Amongst the Racing Class entrants is Fred Kinmonth/Nick Burns defending champion Fortis Mandrake. However they won't have it all their own way as Frank Pong's Reichel-Pugh 75 Jelik has been on fire recently, winning the China Coast Regatta and Ray Roberts DK 46 Quantum Racing claimed the honours at the inaugural China Cup. Adam Ng's Judel/Vrolijk 52 Microlab Moonlight Shadow is the first time an entry has come from mainland China and is expected to be amongst the leaders. Two Malaysian boats form a strong local contingent led by the Royal Malaysian Navy DK Farr 520 Zuhrah and Khairul Shahril skippering the brand new factory owned DK 46 Janda Baik.

IRC Class 2 formerly the Premier Cruising class has five yachts ranging from Dato' Alex Nah's new Hunter 49 Virgo to Dr Ian Nicolson's Dubois 80 Intrigue. In between is long time RSYC stalwarts Martin Axe skippering the Columbia 50 Alis and Neil Williamson's Oceanis 523 Resolution of Whitby. Measuring in at 70ft Hans Rahmann's very sleek Judel/Vrolijk Yasooda will be one to watch after gaining valuable experience over the last year.

IRC Class 3 is mainly for the over 40ft cruiser / racers that don't quite fit into the premier cruising class. Over the years David Lindahl's Swan 42 La Samudra, Geoff Hill's Lyons 49 Strewth, Andrew Findlay's Beneteau First 45f5 Impiana and Dr Jon Wardill's Cassidy 55 Australian Maid have all had class wins and will be an interesting match up this time around. Welcome newcomers Dr Basil Diethelm's Swan 44 Sarabande, John Blay's Beneteau First 44.7 Walawala and the Royal Malaysian Navy's DK - Farr 520 Zuhal into the fold and you stir up a potpourri of possible race winners.

The nature of the regatta often favours the bigger boats, so the introduction of IRC Class 4 gives the smaller yachts an opportunity to race in a class of their own. Neil Ankcorn's Farr 1104 Mat Salleh and Bob Howison's Elan 340 Aquavit IV have scored podium places before both here and at other regional regattas. Up from Singapore is Keith Dunn's Mountgay 30 Lunchcutter II ready to have another go at the elusive RM trophy. Others to watch out for are Jeremy Camps Eygthene 24 Jandi, John Kara's Dehler 34 Skybird, Jega Muniandy X342 Leopad Dream and Tony Sobey's Tasker 32 Blue Royale. Late adjustments sees RSYC Vice Commodore Vincent Chan's Titan 36 Mata Hari and Gerry Firth's brand new Beneteau First 34.7 Endeavour of Whitby come down from the racing class and ready to pounce.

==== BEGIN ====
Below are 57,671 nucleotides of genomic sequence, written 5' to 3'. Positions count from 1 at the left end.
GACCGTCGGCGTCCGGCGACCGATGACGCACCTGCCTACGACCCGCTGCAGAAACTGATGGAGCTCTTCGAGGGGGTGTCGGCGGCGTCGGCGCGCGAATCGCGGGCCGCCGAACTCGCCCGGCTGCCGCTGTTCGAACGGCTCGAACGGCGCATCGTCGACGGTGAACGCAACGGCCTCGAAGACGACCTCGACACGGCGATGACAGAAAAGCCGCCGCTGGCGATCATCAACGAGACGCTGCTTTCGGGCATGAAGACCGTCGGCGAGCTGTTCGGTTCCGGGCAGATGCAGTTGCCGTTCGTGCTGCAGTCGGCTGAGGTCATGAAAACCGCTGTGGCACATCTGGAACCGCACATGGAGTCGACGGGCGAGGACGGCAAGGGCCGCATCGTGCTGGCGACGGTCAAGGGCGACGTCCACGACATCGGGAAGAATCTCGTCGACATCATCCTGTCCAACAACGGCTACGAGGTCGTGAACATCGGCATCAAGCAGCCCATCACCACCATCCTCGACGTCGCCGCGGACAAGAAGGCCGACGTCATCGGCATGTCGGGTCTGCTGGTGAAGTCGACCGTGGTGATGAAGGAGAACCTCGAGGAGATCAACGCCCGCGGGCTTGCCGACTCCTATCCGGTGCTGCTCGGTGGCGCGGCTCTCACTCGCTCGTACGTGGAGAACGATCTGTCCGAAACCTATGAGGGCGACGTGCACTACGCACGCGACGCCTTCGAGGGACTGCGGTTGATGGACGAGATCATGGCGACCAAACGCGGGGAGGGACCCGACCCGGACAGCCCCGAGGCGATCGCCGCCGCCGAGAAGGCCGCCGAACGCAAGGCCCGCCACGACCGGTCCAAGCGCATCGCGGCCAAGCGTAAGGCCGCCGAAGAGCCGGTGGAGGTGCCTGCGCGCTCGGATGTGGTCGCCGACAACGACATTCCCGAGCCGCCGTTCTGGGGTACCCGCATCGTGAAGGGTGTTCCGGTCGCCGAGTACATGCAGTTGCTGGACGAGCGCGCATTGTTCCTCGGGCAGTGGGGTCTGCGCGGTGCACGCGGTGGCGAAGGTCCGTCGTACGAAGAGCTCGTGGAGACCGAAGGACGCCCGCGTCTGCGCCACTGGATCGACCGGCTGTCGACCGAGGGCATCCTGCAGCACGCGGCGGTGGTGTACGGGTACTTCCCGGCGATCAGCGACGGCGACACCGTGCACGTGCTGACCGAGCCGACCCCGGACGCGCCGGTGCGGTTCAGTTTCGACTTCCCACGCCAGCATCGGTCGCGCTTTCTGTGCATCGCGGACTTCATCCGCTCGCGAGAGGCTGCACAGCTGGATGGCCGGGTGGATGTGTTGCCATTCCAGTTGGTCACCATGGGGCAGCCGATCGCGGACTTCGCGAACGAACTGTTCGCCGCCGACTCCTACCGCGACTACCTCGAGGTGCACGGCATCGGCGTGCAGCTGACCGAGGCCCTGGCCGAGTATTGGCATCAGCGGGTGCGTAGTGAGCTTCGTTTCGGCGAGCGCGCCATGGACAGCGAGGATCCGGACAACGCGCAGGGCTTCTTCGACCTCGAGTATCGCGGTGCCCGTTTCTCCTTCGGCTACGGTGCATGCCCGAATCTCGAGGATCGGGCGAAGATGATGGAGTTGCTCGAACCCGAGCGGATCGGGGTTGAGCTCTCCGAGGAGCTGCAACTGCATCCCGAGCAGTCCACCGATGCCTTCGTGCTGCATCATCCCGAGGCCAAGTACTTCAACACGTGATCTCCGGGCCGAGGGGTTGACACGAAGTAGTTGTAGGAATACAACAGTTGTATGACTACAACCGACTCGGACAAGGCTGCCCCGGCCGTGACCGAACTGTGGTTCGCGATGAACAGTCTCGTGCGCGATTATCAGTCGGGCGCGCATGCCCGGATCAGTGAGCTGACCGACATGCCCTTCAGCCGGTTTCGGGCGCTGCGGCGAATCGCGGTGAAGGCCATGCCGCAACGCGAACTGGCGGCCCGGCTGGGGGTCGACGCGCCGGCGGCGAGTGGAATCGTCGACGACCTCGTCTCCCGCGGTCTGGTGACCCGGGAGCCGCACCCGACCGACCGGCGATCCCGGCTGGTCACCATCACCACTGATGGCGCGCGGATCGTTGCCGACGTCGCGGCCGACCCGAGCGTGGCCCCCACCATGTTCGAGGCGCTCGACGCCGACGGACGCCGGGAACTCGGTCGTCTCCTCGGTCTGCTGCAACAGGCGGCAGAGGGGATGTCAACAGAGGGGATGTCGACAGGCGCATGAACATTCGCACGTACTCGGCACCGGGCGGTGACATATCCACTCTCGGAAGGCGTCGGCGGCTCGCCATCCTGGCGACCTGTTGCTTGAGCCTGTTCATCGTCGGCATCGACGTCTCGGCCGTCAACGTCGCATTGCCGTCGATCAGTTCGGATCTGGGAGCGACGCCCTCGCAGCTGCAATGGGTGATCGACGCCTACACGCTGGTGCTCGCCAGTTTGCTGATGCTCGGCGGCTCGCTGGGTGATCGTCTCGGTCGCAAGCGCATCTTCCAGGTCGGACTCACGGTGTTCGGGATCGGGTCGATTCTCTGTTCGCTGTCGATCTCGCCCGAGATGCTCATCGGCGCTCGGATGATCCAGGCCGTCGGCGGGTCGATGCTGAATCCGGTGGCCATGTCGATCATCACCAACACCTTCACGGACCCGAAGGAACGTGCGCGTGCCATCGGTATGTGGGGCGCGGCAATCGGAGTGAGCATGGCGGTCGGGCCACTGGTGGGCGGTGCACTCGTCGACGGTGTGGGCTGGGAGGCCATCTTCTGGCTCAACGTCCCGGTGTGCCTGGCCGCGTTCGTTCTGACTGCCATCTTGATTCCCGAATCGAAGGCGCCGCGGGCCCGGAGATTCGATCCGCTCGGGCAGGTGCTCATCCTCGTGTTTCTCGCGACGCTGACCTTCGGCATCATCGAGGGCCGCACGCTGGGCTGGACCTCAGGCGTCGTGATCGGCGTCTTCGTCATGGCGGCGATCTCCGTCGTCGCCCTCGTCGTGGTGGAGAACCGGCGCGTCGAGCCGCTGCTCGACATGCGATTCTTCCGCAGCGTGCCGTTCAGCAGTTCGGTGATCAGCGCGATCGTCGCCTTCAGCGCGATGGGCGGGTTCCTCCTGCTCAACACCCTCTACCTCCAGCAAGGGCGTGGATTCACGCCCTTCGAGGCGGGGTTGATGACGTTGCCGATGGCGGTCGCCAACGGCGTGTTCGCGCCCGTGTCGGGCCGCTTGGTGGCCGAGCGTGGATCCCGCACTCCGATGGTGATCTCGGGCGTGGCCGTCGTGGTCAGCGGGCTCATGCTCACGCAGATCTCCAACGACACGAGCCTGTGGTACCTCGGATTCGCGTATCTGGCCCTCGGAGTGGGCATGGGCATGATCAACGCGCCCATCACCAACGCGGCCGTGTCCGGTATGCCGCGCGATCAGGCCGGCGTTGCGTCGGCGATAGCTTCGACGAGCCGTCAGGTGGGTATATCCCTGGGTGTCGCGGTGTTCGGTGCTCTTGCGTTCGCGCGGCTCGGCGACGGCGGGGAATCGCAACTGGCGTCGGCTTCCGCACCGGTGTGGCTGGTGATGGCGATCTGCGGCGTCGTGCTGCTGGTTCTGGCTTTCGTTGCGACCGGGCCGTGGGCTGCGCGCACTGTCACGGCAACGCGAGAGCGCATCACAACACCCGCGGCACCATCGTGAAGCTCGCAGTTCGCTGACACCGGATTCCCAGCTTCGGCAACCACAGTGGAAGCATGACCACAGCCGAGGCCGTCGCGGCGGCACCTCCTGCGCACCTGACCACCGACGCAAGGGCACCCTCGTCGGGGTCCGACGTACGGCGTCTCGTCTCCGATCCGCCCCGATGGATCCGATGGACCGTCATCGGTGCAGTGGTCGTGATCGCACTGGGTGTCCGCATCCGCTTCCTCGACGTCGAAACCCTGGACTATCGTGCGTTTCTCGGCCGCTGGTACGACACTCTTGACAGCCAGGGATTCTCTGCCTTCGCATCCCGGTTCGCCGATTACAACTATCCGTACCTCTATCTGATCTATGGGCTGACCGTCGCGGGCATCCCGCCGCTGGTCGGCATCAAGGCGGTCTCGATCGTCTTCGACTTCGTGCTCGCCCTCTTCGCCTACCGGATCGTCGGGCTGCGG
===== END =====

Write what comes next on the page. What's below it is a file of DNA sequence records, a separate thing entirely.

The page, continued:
With twelve entrants the Non-IRC Class 5 is the biggest and contains an impressive line-up of odds and sods that will race under chief measurer Dave Richards arbitrary handicap system. Gavin Welman's Hallberg Rassy 53 Rascal from New Zealand is the biggest, Jay Jarvis's Ben Lexcen Cat Rigged Ketch Blue Jay has won in Langkawi before, Peter Jones bringing the Bashford Howison 41 Jenny III out of retirement, Jon & Sandra Stonham's Robert Perry 47 Tui Tai and cruising home since leaving Hong Kong two years ago, the RSYC Sailing Academy's Jeanneau Sun Odyssey 36.2 Panacea skippered by Dave Moxey and Simon Piff's Lavranos 34 Rainbow Dream are examples of the diversity in this class. Throw in two multihull's - John Mitchell's Crowther Cat 35 Merpati Putih from Indonesia and Aussie Don McGrath's Oram 44 Cat Out of the Bag will keep handy Dave on his toes throughout the event.

Non-IRC Class 6 is formerly the Classic Class. Three grand old ladies are coming together. Julian Hill's Tayana 37 Sanook has taken the honours at Phuket King's Cup before, RSYC Commodore Dato' Richard Curtis's evergreen Shanghai Gaff Rigged Cutter Eveline will enjoy battling it out with old foe Simon Morris's Sirius 1935 that has a long history of sailing the Asian Pacific waterways.